Autobiography of a Place I Want to Visit
I am a room, if by room you mean space, if you take a left from where your refrigerator stands with whatever was left over from the week and the week before that, and hit a roundabout not inside the refrigerator but outside of it going past that bed that’s a monolithic mess of everything from unwashed laundry to cheap lipstick to a tattered copy of A Brave New World on a bedsheet that’s so ancient now that moss must have grown on it and when you navigate through the undies, that is if you dare to, the top half of the orange cover of A Brave New World ends up in your hand, and all you can think of is a globe, a blue globe at your mother’s desk, going round and round when you would chance upon a particular country like Yugoslavia and would want to claim it by tapping on it with your palms, with your palms that you have not washed regardless of what your father told you repeatedly, and thought it would be apt to put a stamp of your mango-stained hand on Yugoslavia,
…going past that bed that’s a monolithic mess of everything from unwashed laundry to cheap lipstick to a tattered copy of A Brave New World…
the land of Mother Teresa who you still did not know and first appreciated when she passed away allowing you to return half way through school because school bus would not arrive due to Mother Teresa’s death, that Mother Teresa of the Mother Teresa award suspiciously given to an astrologer you hate, for he would force you to wear gems and jewels to appease the solar system while you are still unaware of the circumference of the globe in your mother’s room, the ungraspable, slippery globe, and worse that you are still unaware of your room, your room not this room that I am, your room with messy walls plastered with posters of naked people and sportspeople and sportspeople who are naked people, and the parts of the wall from where posters have fallen or have been torn off, the same thing, left with ugly pinkish spots, but you must still take the roundabout to reach me, but you are still standing and not moving, contemplating on eating stale green peas which are now yellow, still if you want to reach here you must look past your green peas and your beard like pubic hair to which the food is stuck, your beard like moss-layered bedsheet from where A Brave New World
can’t escape, now you will take the turn or won’t is entirely your decision but here I stand beyond the refrigerator, stale food, yellow green peas, stinky beard, beard and bedsheet of moss, your mother’s globe and Yugoslavia.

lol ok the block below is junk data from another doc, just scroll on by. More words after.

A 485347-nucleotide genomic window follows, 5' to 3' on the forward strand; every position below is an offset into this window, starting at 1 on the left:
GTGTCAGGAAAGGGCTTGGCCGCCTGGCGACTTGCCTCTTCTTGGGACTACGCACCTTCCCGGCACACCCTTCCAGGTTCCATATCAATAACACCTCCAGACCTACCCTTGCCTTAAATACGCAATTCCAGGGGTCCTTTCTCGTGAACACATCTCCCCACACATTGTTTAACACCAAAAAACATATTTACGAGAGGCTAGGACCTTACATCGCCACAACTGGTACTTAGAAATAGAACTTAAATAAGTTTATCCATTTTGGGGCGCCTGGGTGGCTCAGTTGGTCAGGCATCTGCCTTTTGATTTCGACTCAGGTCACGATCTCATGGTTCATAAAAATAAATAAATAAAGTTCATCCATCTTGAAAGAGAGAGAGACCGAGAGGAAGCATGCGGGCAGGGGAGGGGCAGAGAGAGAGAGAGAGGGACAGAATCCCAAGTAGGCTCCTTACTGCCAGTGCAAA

The Story I Will Write about a Character and Hyacinth
In this story I will write about a character who will walk around a tiny artificial bush of plants trying to find meaning in an argument that happened last night, looking up and down the arrangement of trees while closely examining their colours and patterns and failing regularly in this endeavour; then the character will dream up a hyacinth flower and not call it that, unsure if that’s how hyacinths look—
In this story I will write about a character who will walk around a tiny artificial bush of plants trying to find meaning in an argument that happened last night
greyish black, a mound of petals, odorous so never plucked and offered as present to lovers—once in a while remembering the childhood where near the table at the study they would be kept potted with the character always imagining butterflies hovering over the pot, bees swarming over them in search of something, out with their tentacles searching, smelling, finding, failing and wondering in return if those are really hyacinths; yet the character would know somehow because of eyes, of ears, of nose that those are the flowers that bloom at night, never during the day, from there the character will conjure up the image of another travel within these travels: once in a public bus travelling without tickets and destination, walking inside it, scratching the surface of the ragged seats, sponge by sponge a wonder and thinking of absorption and thinking of patterns, refusing to vacate seat for co-passengers and thinking of hyacinths shred by shred in broken patterns thrown here and there and this and that way and feeling them while tearing them off, that until the point of arrival of an unknown destination, the time to get off, and someone would ask where’s the ticket to wherever the character has been going.
Debojit Dutta is a writer based in New Delhi, India, from where he runs a webzine called Antiserious. His writings have appeared in various magazines like the Himal Southasian, Kindle magazine, Motherland and the Northeast Review.